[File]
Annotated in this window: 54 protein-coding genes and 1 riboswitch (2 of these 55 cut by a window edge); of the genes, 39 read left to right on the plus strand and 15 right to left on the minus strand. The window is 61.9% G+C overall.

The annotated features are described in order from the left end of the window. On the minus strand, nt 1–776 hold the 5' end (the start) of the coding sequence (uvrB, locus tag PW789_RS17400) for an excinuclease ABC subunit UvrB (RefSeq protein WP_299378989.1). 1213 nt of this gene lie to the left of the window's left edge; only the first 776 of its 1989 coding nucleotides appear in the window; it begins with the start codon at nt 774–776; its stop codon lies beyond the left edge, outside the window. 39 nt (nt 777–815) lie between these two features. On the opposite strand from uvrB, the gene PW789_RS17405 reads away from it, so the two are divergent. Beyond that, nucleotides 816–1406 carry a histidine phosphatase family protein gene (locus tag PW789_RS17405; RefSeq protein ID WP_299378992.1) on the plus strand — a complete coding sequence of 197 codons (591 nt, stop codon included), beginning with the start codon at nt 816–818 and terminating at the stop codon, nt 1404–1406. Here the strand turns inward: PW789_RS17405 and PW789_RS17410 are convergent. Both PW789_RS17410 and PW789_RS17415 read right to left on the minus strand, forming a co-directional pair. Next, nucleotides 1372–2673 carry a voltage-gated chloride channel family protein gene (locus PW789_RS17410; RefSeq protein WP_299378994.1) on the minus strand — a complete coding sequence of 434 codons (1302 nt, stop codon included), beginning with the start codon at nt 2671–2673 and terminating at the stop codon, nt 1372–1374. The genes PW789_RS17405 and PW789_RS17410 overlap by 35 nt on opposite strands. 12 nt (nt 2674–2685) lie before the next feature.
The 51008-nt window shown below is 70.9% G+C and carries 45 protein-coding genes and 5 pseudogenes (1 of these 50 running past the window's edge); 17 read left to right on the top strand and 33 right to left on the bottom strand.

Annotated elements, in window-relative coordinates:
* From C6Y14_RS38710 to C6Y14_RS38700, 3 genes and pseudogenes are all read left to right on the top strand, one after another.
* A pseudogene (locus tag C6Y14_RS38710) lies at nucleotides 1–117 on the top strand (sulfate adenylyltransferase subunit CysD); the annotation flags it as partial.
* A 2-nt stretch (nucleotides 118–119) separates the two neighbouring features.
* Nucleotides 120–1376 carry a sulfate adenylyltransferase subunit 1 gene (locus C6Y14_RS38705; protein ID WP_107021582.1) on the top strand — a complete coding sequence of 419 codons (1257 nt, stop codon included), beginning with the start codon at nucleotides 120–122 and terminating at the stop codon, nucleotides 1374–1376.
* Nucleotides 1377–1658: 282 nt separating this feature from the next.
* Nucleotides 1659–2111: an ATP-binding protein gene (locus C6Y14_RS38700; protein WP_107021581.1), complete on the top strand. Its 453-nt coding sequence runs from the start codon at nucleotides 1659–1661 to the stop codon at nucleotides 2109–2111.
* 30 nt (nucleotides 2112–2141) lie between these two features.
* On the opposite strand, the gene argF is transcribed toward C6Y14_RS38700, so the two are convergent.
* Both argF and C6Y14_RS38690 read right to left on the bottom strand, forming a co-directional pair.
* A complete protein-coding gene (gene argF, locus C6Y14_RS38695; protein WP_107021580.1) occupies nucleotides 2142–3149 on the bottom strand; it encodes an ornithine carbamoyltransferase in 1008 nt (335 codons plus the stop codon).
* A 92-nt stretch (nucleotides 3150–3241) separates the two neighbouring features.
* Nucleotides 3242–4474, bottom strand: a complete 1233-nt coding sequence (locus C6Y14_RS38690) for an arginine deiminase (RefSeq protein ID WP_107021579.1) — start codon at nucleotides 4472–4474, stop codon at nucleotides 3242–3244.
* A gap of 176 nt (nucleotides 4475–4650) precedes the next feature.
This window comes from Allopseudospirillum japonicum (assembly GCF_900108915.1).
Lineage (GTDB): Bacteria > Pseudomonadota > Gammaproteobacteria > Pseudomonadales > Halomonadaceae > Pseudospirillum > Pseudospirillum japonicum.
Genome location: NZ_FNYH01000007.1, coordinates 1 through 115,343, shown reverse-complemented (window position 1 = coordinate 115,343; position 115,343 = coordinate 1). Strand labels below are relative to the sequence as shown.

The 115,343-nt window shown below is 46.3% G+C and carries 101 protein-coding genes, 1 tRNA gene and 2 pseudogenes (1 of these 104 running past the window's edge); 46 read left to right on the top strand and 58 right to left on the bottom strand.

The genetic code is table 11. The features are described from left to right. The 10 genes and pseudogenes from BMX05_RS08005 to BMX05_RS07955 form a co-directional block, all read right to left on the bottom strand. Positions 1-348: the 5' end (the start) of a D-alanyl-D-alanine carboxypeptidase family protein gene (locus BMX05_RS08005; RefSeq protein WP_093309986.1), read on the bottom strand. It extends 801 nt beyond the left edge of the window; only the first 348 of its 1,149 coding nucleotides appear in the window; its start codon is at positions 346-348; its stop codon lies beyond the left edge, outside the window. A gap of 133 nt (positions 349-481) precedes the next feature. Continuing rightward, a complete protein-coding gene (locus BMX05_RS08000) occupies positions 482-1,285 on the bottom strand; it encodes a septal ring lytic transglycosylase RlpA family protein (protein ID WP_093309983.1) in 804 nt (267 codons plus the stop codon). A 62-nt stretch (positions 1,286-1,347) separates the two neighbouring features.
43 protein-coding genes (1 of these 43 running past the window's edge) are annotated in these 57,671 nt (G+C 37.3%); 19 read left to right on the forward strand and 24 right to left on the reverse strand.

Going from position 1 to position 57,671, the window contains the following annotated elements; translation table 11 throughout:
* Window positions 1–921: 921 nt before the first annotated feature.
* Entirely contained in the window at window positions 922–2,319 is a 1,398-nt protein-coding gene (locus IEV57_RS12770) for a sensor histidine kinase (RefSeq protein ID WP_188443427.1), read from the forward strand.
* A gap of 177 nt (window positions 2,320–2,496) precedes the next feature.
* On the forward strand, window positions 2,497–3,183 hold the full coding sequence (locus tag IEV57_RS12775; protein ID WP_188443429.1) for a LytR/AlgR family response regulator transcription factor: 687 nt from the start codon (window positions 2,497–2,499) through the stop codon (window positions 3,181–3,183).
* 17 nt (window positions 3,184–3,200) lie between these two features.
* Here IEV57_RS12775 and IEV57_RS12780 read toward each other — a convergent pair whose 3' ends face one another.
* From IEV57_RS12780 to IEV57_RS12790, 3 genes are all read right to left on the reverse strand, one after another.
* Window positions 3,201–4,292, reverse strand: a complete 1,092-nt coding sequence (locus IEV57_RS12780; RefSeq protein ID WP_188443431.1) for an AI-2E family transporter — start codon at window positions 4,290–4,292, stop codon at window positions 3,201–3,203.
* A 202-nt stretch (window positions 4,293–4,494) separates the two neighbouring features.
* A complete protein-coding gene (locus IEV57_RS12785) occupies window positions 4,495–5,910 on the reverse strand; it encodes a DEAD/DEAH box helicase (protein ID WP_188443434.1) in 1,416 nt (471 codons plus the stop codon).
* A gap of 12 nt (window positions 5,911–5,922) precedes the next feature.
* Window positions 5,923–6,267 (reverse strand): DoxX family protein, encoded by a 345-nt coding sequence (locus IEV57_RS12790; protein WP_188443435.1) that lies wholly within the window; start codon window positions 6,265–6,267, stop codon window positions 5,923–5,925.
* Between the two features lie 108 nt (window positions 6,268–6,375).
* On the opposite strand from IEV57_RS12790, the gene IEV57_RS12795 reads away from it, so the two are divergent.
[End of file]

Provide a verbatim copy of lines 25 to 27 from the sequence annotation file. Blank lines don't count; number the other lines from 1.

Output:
* Window positions 1–921: 921 nt before the first annotated feature.
* Entirely contained in the window at window positions 922–2,319 is a 1,398-nt protein-coding gene (locus IEV57_RS12770) for a sensor histidine kinase (RefSeq protein ID WP_188443427.1), read from the forward strand.
* A gap of 177 nt (window positions 2,320–2,496) precedes the next feature.